I don't want to turn this into an "I have no taste" thread, so I'm going to caveat the hell out of this by saying I've only seen the movie once, and that was a while ago. That being the case, I might just need one or two more viewings to get used to it and learn to appreciate it. (Or I could just be a complete philistine, not ruling that out either.) That said, here goes:
Anton Karas's iconic, celebrated zither score in The Third Man. It just seems so wildly out of place in a noirish mystery set in post-war Vienna. It sounds too cheerful and goofy, and has too much of a Mediterranean flavor. (I know the zither actually comes from Austria, but the twanginess feels more appropriate for something set in a village in southern Italy, Spain, or Greece, not the ruins of occupied central Europe.) That famous opening theme doesn't exactly get me ready for the kind of movie I'm about to watch, full of betrayal and cynicism; instead, I want to tap my feet and sway my head in anticipation of some light comedy or something:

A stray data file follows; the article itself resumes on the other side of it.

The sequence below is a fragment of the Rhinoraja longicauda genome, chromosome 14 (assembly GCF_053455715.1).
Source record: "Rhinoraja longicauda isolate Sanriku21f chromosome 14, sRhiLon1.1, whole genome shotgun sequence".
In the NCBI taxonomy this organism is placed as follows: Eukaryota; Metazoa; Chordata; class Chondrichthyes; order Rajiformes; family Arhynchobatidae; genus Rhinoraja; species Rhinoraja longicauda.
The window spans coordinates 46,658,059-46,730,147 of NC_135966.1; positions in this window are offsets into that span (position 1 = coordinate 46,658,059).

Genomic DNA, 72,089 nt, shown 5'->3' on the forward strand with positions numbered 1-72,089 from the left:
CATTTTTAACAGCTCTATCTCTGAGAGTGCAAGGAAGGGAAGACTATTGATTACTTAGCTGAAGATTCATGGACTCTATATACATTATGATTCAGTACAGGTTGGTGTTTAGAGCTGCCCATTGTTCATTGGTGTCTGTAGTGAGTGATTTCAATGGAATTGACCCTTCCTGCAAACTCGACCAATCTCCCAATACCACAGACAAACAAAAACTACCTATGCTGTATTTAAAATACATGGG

And even when the score goes for something a little more melancholic, like in that famous last scene, it comes across as sentimental and hokey, like it's trying to wring as much romantic emotion as possible out of each note:
The movie as a whole is outstanding, every other aspect is spot on, but I just can't figure out what they were trying to convey with that zither. Now go ahead, have at me. Do your worst. I probably deserve it.